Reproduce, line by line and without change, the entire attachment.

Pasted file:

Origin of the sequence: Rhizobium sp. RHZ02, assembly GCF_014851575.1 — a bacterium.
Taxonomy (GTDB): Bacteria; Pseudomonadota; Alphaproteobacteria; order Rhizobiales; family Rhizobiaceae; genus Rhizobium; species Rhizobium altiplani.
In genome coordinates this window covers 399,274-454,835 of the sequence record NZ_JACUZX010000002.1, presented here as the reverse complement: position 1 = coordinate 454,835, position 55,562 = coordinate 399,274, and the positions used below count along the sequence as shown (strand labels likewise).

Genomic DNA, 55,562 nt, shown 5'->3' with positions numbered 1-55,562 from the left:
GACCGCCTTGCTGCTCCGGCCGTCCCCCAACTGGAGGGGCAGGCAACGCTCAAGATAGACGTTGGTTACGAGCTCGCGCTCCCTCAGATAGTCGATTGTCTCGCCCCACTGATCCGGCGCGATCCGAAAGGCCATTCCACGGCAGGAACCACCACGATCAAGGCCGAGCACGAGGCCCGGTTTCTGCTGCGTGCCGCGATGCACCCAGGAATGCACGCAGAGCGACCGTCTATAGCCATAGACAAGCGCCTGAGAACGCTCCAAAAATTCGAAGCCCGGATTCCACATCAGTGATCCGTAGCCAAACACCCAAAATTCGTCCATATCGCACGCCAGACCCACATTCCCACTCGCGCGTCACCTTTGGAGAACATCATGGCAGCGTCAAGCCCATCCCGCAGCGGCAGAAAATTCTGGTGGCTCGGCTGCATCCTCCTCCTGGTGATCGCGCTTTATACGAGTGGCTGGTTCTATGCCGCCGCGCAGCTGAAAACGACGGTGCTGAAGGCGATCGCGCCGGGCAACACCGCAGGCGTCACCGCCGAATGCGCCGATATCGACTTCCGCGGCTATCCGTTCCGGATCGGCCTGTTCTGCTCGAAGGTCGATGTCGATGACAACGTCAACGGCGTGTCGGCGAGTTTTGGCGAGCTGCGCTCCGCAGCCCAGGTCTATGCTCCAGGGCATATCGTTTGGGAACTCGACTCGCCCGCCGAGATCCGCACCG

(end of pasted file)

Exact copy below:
Origin of the sequence: Rhizobium sp. RHZ02, assembly GCF_014851575.1 — a bacterium.
Taxonomy (GTDB): Bacteria; Pseudomonadota; Alphaproteobacteria; order Rhizobiales; family Rhizobiaceae; genus Rhizobium; species Rhizobium altiplani.
In genome coordinates this window covers 399,274-454,835 of the sequence record NZ_JACUZX010000002.1, presented here as the reverse complement: position 1 = coordinate 454,835, position 55,562 = coordinate 399,274, and the positions used below count along the sequence as shown (strand labels likewise).

Genomic DNA, 55,562 nt, shown 5'->3' with positions numbered 1-55,562 from the left:
GACCGCCTTGCTGCTCCGGCCGTCCCCCAACTGGAGGGGCAGGCAACGCTCAAGATAGACGTTGGTTACGAGCTCGCGCTCCCTCAGATAGTCGATTGTCTCGCCCCACTGATCCGGCGCGATCCGAAAGGCCATTCCACGGCAGGAACCACCACGATCAAGGCCGAGCACGAGGCCCGGTTTCTGCTGCGTGCCGCGATGCACCCAGGAATGCACGCAGAGCGACCGTCTATAGCCATAGACAAGCGCCTGAGAACGCTCCAAAAATTCGAAGCCCGGATTCCACATCAGTGATCCGTAGCCAAACACCCAAAATTCGTCCATATCGCACGCCAGACCCACATTCCCACTCGCGCGTCACCTTTGGAGAACATCATGGCAGCGTCAAGCCCATCCCGCAGCGGCAGAAAATTCTGGTGGCTCGGCTGCATCCTCCTCCTGGTGATCGCGCTTTATACGAGTGGCTGGTTCTATGCCGCCGCGCAGCTGAAAACGACGGTGCTGAAGGCGATCGCGCCGGGCAACACCGCAGGCGTCACCGCCGAATGCGCCGATATCGACTTCCGCGGCTATCCGTTCCGGATCGGCCTGTTCTGCTCGAAGGTCGATGTCGATGACAACGTCAACGGCGTGTCGGCGAGTTTTGGCGAGCTGCGCTCCGCAGCCCAGGTCTATGCTCCAGGGCATATCGTTTGGGAACTCGACTCGCCCGCCGAGATCCGCACCG